The problems with the Lubavitch


Lubavitch door to door salesmen…Lock your doors!
August 24, 2008, 5:51 pm
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Roving Rabbis Visitors go in search of fellow Jews

JIM CLARK / Gresham Outlook

Eli Junik and Mendel Schapiro, rabbis from Brooklyn, N.Y., walk the streets of Gresham, approaching strangers in an effort to reach out to the Jewish community.

“Excuse me, are you Jewish?”

It’s an odd question to hear in East County, or at least unlikely, but coming from Mendel Schapiro and Eli Junik, it makes perfect sense.

The two 21-year-olds from Brooklyn, N.Y., are part of the “Roving Rabbis” program of the Chabad-Lubavitch Jewish movement, a branch of Orthodox Hasidism – and they look the part.

Dressed in traditional Jewish garb, with pressed white shirts, black jackets and bushy beards, the two life-long friends (they’ve known each other since kindergarten), have spent the last week-and-half reaching out to the Jewish community in Gresham and other parts of East County.

They say they’ve been largely successful in achieving the mission of the program, which is to meet and encourage unaffiliated Jewish people in their faith, and to bolster their Jewish identity. But it hasn’t necessarily been easy.

“When we started, people told us ‘we don’t know any Jewish people’,” says Schapiro of his outreach efforts in Gresham. “But with time, we slowly starting finding them.”

Because there is no close-by synagogue or community center, their methods for finding Jewish people are fairly rudimentary. They called names in the phonebook that seemed right, but preferred the one-on-one interaction of simply walking into businesses and asking, “Are you Jewish?”

The Roving Rabbis program sends pairs of Chabad-Lubavitch Rabbinical students to countries around the world, a tradition that started within the movement more than 50 years ago. But this is the first time the program has visited East County.

“It’s always helpful to teach other people what you know,” Junik says.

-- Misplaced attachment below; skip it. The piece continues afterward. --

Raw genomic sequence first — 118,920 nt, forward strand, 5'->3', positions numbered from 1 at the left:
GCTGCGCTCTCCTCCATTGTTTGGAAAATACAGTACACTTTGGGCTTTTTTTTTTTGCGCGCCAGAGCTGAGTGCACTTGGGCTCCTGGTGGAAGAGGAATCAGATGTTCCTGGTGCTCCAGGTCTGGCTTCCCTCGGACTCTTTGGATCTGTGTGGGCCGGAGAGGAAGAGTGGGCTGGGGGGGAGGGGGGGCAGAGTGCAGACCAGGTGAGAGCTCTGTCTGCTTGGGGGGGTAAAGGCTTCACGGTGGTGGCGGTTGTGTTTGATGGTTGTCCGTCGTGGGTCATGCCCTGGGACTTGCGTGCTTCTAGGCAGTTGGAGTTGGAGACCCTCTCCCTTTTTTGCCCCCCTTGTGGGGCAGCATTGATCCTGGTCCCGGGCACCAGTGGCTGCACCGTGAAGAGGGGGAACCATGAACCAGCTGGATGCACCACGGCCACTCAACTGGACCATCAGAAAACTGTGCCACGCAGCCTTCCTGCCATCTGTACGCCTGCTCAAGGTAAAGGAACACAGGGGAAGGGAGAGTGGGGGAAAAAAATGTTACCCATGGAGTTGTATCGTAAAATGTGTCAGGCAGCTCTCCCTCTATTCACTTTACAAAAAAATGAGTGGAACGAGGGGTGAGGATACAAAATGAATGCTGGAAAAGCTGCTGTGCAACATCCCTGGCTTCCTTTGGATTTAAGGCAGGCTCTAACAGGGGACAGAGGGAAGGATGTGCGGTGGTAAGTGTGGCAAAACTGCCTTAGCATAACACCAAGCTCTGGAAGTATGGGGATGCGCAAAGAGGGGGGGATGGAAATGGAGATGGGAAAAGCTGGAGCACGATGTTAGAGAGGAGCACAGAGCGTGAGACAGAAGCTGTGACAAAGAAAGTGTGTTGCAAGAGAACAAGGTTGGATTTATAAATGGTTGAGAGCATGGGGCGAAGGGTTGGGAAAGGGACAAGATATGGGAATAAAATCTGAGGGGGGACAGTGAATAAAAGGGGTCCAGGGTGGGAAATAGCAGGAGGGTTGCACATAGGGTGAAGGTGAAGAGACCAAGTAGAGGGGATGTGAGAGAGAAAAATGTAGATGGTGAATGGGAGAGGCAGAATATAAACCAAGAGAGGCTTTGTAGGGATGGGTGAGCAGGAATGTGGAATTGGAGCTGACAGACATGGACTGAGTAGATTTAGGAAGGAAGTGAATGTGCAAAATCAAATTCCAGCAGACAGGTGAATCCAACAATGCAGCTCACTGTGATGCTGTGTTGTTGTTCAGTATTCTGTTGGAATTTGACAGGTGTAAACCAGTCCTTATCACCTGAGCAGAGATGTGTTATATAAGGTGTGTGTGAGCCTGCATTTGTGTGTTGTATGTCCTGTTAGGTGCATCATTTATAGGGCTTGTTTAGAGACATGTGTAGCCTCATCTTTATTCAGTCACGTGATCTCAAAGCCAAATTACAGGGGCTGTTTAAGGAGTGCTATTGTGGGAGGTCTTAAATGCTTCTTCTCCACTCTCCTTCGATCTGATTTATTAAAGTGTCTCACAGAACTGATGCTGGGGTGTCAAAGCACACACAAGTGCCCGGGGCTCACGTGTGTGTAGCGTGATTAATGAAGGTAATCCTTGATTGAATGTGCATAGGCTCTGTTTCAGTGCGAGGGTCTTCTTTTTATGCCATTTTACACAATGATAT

When the Rabbis do find a Jewish person, they have a conversation, asking about their lives and their faith. They also suggest traditional practices to strengthen or reconnect people with their faith, or “Jewish soul.”

“There’s a lot of Jews who just don’t know how to express it,” Junik says. “We give them tools to express their faith.”

Elizabeth Barmon, who lives in Gresham and is Jewish, says she was surprised and delighted to see the Rabbis walking around last week – even more so when she met them.

“It was just really encouraging for me personally,” she says of the Rabbis’ visit. “I was feeling really kind of cynical, but this, this was great.”

Barmon says that the Jewish community in Gresham isn’t very strong, and that she travels to Southwest Portland for synagogue. “But there’s more than you might think.”

Schapiro and Junik will continue their outreach work until Wednesday, Aug. 27, when they will head back to New York. But even after that, they will keep their mission, an important part of their faith, wherever they are.

“We never rest, there’s always more people to meet and things to do,” Schapiro says.

Junik boils it down even more: “Always happy, never satisfied.”

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